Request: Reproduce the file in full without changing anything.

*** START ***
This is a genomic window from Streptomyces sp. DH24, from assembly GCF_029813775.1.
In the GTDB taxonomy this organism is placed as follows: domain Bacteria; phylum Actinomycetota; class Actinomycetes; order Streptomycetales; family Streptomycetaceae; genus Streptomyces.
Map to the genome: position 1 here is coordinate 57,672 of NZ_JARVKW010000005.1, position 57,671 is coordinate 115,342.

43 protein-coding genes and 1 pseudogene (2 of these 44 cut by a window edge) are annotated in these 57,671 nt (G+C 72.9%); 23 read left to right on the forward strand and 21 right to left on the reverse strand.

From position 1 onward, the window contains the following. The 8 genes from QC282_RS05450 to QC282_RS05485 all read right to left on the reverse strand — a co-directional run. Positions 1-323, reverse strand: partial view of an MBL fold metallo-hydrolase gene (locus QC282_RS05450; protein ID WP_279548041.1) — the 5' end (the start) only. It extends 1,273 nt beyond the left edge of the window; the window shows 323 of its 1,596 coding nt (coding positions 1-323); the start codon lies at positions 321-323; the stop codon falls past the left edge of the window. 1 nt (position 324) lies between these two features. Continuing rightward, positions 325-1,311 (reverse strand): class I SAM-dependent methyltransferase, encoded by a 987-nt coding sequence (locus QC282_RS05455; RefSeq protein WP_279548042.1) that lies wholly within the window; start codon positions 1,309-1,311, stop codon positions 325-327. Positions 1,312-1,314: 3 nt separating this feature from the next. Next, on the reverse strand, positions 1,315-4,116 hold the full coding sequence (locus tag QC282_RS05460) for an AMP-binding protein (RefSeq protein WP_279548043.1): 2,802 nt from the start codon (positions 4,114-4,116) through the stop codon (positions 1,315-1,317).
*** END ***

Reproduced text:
This is a genomic window from Streptomyces sp. DH24, from assembly GCF_029813775.1.
In the GTDB taxonomy this organism is placed as follows: domain Bacteria; phylum Actinomycetota; class Actinomycetes; order Streptomycetales; family Streptomycetaceae; genus Streptomyces.
Map to the genome: position 1 here is coordinate 57,672 of NZ_JARVKW010000005.1, position 57,671 is coordinate 115,342.

43 protein-coding genes and 1 pseudogene (2 of these 44 cut by a window edge) are annotated in these 57,671 nt (G+C 72.9%); 23 read left to right on the forward strand and 21 right to left on the reverse strand.

From position 1 onward, the window contains the following. The 8 genes from QC282_RS05450 to QC282_RS05485 all read right to left on the reverse strand — a co-directional run. Positions 1-323, reverse strand: partial view of an MBL fold metallo-hydrolase gene (locus QC282_RS05450; protein ID WP_279548041.1) — the 5' end (the start) only. It extends 1,273 nt beyond the left edge of the window; the window shows 323 of its 1,596 coding nt (coding positions 1-323); the start codon lies at positions 321-323; the stop codon falls past the left edge of the window. 1 nt (position 324) lies between these two features. Continuing rightward, positions 325-1,311 (reverse strand): class I SAM-dependent methyltransferase, encoded by a 987-nt coding sequence (locus QC282_RS05455; RefSeq protein WP_279548042.1) that lies wholly within the window; start codon positions 1,309-1,311, stop codon positions 325-327. Positions 1,312-1,314: 3 nt separating this feature from the next. Next, on the reverse strand, positions 1,315-4,116 hold the full coding sequence (locus tag QC282_RS05460) for an AMP-binding protein (RefSeq protein WP_279548043.1): 2,802 nt from the start codon (positions 4,114-4,116) through the stop codon (positions 1,315-1,317).